The National Institute for Health and Care Excellence (NICE) has published two public health guidance documents on NSPs: PH18 (2009)1 and PH52 (2014). 2 The economic arguments for NSP investment come from the economic modelling report accompanying PH18. Modellers explored the level of syringe coverage, opiate substitution therapy (OST) participation, and hepatitis C treatment required to reduce HIV and hepatitis C prevalence among people who inject drugs.
This guidance makes recommendations on needle and syringe programmes, including those provided by pharmacies and drugs services for adults and young people (including those under 16) who inject drugs, including image- and performance-enhancing drugs.
This report describes time trends on the extent of infections among people who inject drugs in the UK to the end of 2012. This year’s report focuses on the changing nature of injecting drug use.
Guide to Developing and Managing Syringe Access Programs from the Harm Reduction Coalition in the US is a comprehensive, step-by-step manual for starting and managing syringe access programs.
Avril Taylors "Examining the injecting practices of injecting drug users in Scotland" report details the results of her work looking at HCV risk factors in injectors.
Scottish Drugs Forum in conjunction with NHS Greater Glasgow & Clyde and Frontier Medical have created a new advice booklet for people injecting New Psychoative Substances (NPS). The guide is intended to inform people of the risks associated with injecting NPS, drugs commonly called legal highs, or any unidentified white powders.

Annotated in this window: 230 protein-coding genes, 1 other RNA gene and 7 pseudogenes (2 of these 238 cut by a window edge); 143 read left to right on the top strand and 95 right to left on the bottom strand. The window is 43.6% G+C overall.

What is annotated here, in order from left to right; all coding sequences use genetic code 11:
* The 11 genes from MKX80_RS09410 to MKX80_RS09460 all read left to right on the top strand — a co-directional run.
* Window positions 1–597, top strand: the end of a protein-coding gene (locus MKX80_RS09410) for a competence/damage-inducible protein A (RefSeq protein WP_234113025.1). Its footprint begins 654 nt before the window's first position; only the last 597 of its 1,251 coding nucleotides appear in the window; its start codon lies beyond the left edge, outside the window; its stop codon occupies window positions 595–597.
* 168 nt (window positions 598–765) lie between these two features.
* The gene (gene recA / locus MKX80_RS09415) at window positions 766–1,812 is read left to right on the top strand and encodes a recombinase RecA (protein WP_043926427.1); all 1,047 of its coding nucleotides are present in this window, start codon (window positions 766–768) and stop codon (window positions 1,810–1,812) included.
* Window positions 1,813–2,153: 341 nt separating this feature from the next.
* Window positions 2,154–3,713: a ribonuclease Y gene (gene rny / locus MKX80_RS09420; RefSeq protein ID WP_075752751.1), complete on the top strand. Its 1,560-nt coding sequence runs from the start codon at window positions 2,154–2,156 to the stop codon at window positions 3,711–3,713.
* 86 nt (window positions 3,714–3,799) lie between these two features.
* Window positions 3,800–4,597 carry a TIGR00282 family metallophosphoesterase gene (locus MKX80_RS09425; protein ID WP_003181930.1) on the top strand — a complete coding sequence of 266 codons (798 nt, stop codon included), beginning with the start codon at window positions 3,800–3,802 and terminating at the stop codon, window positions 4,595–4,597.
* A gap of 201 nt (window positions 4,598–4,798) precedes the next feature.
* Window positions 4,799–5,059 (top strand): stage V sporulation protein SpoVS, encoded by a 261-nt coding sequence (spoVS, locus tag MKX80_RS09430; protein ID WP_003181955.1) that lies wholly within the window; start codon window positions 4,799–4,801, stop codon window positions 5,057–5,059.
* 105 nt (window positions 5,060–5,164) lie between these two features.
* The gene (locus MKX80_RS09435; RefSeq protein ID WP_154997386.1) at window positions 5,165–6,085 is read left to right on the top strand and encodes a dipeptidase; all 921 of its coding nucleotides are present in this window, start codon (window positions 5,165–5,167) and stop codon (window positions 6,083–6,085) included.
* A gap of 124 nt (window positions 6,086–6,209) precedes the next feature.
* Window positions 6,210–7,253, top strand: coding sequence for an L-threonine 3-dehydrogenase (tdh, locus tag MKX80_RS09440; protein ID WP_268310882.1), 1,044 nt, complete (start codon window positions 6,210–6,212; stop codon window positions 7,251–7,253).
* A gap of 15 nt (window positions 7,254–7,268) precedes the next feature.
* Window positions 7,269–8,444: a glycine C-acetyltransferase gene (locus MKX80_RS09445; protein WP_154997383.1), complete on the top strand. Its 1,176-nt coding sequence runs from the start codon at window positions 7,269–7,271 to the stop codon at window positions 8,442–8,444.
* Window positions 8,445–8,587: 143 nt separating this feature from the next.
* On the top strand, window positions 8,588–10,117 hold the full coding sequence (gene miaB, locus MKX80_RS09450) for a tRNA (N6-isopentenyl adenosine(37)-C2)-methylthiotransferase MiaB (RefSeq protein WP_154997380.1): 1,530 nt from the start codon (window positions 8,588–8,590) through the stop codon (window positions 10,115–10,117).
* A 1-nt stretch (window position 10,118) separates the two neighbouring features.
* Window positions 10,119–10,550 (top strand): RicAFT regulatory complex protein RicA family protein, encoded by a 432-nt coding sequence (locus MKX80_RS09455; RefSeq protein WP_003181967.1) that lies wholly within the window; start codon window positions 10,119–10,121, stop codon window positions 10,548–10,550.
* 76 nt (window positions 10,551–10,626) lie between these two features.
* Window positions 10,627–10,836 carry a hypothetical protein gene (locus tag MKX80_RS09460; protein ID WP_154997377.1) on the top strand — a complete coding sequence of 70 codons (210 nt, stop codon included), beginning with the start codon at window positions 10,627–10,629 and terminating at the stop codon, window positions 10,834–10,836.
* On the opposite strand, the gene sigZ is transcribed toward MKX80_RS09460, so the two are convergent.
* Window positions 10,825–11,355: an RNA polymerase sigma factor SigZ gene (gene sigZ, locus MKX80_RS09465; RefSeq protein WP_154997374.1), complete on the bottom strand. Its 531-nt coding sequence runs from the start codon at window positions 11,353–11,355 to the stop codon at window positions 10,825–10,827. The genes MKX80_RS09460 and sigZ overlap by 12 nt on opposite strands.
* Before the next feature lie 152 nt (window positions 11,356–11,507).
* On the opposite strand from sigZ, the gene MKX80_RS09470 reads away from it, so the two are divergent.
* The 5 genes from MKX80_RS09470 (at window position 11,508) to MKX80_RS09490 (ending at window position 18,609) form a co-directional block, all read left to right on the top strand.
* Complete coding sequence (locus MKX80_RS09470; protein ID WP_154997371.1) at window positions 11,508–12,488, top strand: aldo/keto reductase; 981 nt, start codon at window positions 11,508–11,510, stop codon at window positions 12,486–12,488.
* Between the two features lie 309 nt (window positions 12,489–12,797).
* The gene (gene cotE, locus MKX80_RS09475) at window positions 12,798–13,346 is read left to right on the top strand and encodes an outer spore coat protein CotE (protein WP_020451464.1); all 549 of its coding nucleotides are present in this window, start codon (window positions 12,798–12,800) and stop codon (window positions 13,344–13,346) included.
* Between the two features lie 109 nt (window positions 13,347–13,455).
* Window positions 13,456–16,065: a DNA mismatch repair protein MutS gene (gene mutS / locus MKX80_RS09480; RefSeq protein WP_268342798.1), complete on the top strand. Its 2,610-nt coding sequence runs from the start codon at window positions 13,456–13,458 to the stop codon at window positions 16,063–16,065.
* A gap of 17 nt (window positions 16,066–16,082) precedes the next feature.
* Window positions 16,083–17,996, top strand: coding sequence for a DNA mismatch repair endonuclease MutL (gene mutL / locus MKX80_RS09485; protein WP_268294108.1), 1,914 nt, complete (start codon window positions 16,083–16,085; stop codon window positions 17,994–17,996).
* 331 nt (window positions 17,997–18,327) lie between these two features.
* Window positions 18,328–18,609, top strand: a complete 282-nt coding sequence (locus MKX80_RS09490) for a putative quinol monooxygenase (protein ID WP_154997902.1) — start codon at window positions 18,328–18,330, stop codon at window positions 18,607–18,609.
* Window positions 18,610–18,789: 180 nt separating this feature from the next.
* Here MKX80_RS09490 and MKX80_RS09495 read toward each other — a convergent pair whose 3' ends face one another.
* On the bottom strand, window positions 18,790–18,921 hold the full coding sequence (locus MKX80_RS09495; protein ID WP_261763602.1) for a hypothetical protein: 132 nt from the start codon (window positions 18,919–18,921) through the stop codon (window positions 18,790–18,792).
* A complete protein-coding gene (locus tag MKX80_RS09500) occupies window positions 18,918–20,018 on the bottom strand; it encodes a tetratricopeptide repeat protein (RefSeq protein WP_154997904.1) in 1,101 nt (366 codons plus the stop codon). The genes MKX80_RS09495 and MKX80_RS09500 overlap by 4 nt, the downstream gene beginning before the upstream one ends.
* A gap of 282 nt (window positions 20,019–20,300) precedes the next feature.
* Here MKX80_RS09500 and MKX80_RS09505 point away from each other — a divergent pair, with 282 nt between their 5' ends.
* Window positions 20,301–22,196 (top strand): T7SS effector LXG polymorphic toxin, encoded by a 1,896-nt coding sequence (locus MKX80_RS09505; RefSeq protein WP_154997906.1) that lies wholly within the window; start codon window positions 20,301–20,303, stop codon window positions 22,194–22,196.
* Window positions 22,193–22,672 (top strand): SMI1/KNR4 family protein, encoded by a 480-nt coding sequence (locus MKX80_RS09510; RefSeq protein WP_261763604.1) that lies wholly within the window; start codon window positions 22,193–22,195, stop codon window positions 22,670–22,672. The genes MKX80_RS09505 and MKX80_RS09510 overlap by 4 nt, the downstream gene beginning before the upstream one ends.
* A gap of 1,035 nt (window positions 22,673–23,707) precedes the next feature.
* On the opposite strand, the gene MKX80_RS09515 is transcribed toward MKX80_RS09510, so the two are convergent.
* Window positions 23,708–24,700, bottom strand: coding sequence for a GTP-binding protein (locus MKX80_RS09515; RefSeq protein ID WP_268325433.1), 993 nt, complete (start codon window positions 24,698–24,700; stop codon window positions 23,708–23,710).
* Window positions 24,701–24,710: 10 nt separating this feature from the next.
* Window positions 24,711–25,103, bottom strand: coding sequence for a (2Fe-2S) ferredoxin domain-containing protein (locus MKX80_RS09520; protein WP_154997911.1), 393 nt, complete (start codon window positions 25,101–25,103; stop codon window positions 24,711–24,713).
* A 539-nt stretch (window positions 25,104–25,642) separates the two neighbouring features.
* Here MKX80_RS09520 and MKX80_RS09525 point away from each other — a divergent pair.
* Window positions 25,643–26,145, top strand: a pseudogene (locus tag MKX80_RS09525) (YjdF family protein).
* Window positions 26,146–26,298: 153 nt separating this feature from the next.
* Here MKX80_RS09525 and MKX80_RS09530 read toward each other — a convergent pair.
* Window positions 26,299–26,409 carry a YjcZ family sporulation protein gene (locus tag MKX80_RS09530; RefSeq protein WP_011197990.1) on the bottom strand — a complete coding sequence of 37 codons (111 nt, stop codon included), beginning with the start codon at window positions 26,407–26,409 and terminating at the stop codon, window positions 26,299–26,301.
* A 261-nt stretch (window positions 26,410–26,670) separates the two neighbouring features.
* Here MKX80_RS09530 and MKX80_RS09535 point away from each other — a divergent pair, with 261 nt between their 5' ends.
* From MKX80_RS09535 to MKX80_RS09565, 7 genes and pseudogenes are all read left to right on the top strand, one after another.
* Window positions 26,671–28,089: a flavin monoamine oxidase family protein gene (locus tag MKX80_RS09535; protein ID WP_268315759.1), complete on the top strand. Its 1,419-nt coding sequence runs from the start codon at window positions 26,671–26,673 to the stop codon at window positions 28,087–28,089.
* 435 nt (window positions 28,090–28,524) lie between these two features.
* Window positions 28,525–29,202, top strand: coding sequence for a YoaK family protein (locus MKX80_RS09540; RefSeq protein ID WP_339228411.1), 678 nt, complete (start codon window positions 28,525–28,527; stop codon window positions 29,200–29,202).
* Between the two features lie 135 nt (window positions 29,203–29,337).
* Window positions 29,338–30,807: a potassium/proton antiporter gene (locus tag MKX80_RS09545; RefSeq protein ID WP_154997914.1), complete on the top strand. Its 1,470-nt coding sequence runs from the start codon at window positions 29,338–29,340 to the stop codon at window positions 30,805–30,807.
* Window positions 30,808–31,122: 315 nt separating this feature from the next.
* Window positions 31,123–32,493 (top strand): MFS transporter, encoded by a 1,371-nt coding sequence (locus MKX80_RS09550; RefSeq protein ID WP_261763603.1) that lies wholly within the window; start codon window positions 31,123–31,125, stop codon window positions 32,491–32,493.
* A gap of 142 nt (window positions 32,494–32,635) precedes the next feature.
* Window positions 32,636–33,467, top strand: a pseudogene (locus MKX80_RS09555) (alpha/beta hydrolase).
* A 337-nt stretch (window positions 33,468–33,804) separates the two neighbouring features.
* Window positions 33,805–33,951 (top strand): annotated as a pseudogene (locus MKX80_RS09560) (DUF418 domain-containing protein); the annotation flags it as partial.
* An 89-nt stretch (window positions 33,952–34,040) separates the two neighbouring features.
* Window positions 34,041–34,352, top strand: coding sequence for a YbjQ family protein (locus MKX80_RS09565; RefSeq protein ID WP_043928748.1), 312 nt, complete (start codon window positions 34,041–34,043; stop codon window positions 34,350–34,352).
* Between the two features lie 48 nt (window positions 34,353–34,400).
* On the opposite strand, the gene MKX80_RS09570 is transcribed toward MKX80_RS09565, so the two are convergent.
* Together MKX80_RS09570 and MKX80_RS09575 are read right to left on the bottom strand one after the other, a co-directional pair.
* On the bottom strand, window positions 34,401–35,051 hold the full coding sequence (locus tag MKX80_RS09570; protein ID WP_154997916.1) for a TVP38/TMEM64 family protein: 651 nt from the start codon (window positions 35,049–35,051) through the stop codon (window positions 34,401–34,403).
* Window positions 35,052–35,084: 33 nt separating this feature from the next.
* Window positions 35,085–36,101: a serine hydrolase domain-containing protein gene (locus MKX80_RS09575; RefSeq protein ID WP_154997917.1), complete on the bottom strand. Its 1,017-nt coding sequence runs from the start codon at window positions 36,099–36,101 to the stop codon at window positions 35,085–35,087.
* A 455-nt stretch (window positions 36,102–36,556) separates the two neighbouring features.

This toolkit from the Harm Reduction Coalition in the US is intended to provide examples of policies and practices from current PDSE programs so new and existing programs can think about and incorporate the parts that work for them. It gives an overview of points to consider in starting a PDSE program and is intended to generate new ideas for revising and improving existing PDSE programs.
This guide is designed to assist in expanding the response to HIV among injecting drug users globally. The transmission of HIV among injecting drug users and related populations of sex workers, youth and other vulnerable people is greatly adding to the burden of disease in countries worldwide. Evidence from 20 years of research shows that needle and syringe programmes (NSPs) prevent, control and ultimately reduce prevalence of HIV and other blood-borne infections among injecting drug users.